Air travelers up and down the Eastern Seaboard were delayed Friday morning due to a software glitch affecting controllers working the airspace around three New York airports. A separate radar mishap later resulted in controllers' receiving incomplete information about Air Force One.

The president's plane was heading from Andrews Air Force Base in Maryland to Hanscom Field in Bedford, Mass., when air-traffic controllers lost some of the information on the radar screen regarding the plane. The partial loss of information, which occurred at 8:11 a.m., lasted for 24 seconds and occurred again 6 minutes later for 36 seconds.FAA spokesman Eliot B. Brenner said the president was never in any danger. Controllers stayed in radio contact with Air Force One the entire time, he said.

The outage occurred at the $8 million Gibbsboro, N.J., radar facility, one of 44 such systems installed around the country in the past two years. In March, when Clinton was flying to Connecticut, the same radar had a similar malfunction.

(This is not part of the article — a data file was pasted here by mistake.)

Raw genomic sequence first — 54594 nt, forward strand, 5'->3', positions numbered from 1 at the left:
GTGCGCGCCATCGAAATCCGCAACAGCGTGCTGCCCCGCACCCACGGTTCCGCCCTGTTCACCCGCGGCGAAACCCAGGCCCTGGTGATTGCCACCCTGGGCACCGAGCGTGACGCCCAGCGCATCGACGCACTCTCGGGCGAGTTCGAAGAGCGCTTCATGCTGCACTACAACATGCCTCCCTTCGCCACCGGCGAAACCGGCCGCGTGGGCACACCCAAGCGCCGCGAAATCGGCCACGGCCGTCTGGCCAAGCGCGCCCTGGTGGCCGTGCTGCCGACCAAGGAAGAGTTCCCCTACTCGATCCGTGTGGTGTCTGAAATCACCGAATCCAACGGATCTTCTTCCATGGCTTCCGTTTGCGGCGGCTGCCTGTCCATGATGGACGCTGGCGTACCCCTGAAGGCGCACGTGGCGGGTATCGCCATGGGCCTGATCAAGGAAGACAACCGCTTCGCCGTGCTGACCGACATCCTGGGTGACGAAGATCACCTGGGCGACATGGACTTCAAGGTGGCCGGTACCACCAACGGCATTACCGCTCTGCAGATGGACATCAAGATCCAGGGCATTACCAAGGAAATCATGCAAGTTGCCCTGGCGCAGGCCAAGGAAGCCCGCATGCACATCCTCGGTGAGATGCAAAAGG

Friday's problem with the New York-area radar meant that air-traffic controllers working in the airspace around the area's three airports - John F. Kennedy, LaGuardia and Newark - did not receive critical information on their radar screens. While the blips of planes were showing up, information including the airline, type of aircraft, flight number, altitude and speed was lost.

"We had to slow the system down, putting ground stops in some cities and spacing out planes in flight," said FAA spokeswoman Arlene Salac. The trouble began shortly before 5:30 a.m., when officials were finished testing new software and tried to bring back up the old software. By 7:30 a.m. the problems were resolved.

The FAA had no immediate information on the number of flights delayed. "We were digging out for quite a while," Salac said.

In Boston, Logan Airport yestereday was experiencing "no repercussions" as a result of the New York computer failure, according to Georgeane Tacelli, a spokeswoman for MassPort.